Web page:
New research suggests that the therapeutic 20
mg daily dose of fluoxetine hydrochloride (Prozac)
prescribed for depression may be effective in
reducing the severity and frequency of panic
attacks as well as other symptoms of panic
disorder. The research was presented today at
the 153rd Annual Meeting of the American
Psychiatric Association in Chicago, Ill.
"This study suggests that fluoxetine (Prozac) can reduce
the severity and frequency of panic attacks at a
dose of 20 mg per day, which is the
recommended dose for the treatment of
depression and is a dose familiar to most health
care professionals," said David Michelson, M.D.,
medical director at Eli Lilly and Company and lead
author of the study.
Key study findings include:
- After six weeks and at endpoint (12 weeks),
fluoxetine was associated with a statistically significant reduction in
severity of global panic
disorder symptoms (p=.035, p=.009) as rated on
the Panic Disorder Severity Scale.
- A statistically significantly greater number of
patients were panic free at six weeks and endpoint compared with
placebo (p=.024, p=.02).
- Fluoxetine was associated with a greater
percentage of patients who
reported a 50 percent or greater reduction in
frequency of full panic
attacks at six weeks and endpoint compared
with placebo (p=.036,
- Fluoxetine demonstrated greater mean
reduction in anxiety and functional
impairment compared with placebo from baseline
to endpoint as ranked by
the Hamilton Anxiety rating scale (p=.043), the
Inventory (p=.005), and Sheehan Work and
Social scales (p=.004, p=.002).
Patients involved in the study met diagnostic
criteria for panic disorder as assessed by the
Structured Clinical Interview for DSM-IV. Data
were gathered from a double-blind, randomized,
parallel, placebo-controlled nine- site trial
conducted with 180 patients in Europe. Patients
were randomized to either fluoxetine at 20
mg/day (initiated at 10 mg/day for one week) or
placebo for 12 weeks. Baseline characteristics
for the groups were similar as rated on the Panic
Disorder Severity Scale (p=.27), CGI-severity
scale (p=.95), and Hamilton Anxiety rating scale
Panic disorder is a potentially debilitating illness
that affects up to three million adults each year
in the United States. Panic disorder includes
recurrent and unexpected panic attacks and can
include a significant change in behavior related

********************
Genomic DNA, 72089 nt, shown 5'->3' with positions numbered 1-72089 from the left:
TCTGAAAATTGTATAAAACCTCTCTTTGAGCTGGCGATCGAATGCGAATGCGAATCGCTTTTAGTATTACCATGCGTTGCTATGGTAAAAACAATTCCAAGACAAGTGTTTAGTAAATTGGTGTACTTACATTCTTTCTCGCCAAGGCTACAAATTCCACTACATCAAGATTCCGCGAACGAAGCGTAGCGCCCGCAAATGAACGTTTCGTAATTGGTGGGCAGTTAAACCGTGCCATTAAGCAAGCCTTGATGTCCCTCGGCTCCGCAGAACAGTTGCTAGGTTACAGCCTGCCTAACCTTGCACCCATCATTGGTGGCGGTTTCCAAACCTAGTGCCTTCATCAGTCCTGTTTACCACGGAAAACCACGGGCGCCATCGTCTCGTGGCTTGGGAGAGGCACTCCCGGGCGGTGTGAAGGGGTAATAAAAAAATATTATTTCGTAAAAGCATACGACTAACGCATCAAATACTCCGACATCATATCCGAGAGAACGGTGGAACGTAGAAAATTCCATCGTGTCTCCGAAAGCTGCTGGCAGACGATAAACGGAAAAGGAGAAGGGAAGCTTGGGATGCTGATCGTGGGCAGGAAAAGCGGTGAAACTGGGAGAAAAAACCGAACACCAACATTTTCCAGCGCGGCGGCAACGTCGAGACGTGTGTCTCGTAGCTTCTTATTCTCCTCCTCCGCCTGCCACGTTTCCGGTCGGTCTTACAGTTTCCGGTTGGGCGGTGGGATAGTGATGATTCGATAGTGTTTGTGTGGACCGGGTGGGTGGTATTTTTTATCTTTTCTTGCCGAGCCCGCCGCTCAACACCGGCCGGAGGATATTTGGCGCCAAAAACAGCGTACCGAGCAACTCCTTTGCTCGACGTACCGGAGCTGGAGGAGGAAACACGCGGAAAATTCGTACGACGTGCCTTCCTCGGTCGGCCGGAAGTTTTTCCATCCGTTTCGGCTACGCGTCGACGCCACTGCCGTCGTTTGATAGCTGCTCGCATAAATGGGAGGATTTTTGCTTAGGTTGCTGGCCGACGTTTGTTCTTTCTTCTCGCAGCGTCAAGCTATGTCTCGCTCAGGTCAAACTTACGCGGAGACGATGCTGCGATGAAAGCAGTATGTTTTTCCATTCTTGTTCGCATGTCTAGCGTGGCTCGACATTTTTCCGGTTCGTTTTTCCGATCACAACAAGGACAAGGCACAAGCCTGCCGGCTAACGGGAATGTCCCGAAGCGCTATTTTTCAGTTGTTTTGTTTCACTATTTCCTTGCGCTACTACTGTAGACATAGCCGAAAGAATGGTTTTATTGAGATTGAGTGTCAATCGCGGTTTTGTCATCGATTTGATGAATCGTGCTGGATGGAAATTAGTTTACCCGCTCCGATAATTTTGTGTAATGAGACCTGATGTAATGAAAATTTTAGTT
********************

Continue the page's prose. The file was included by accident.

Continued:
to the attacks and excessive worry regarding
the implication of those attacks. Additionally, the
National Mental Health Association estimates
that approximately 50 percent of people with
panic disorder develop the condition prior to age
24. Women are twice as likely as men to suffer
from the disorder.
A person experiencing a panic attack often
suffers from physical symptoms -- such as rapid
heart rate or choking sensation -- as well as
psychological symptoms, including intense fear
and anxiety. Consequently, many people who
suffer panic attacks can become housebound
from the fear of experiencing a public attack.
Fluoxetine currently is indicated by the U.S.
Food and Drug Administration for the treatment
of depression, obsessive-compulsive disorder and
bulimia nervosa. The most commonly observed
events associated with fluoxetine vs. placebo in
U.S. controlled clinical trials for depression,
obsessive- compulsive disorder and bulimia
combined were nausea (23 vs. 10 percent),
headache (21 vs. 20 percent), insomnia (20 vs.
11 percent), anxiety (13 vs. 8 percent),
nervousness (13 vs. 9 percent) and somnolence
(13 vs. 6 percent). Fluoxetine is contraindicated
until at least two weeks have passed since
discontinuing an MAO inhibitor, and an MAO
inhibitor is contraindicated for at least five
weeks after discontinuation with fluoxetine.
Fluoxetine should be discontinued immediately if
rash or other possibly allergic phenomena appear
for which an alternative etiology cannot be
identified. Safety and effectiveness in pediatric
patients have not been established.
The study was funded by a grant from Lilly
Research Laboratories, a division of Eli Lilly and
Company--the patent holder of fluoxetine (Prozac).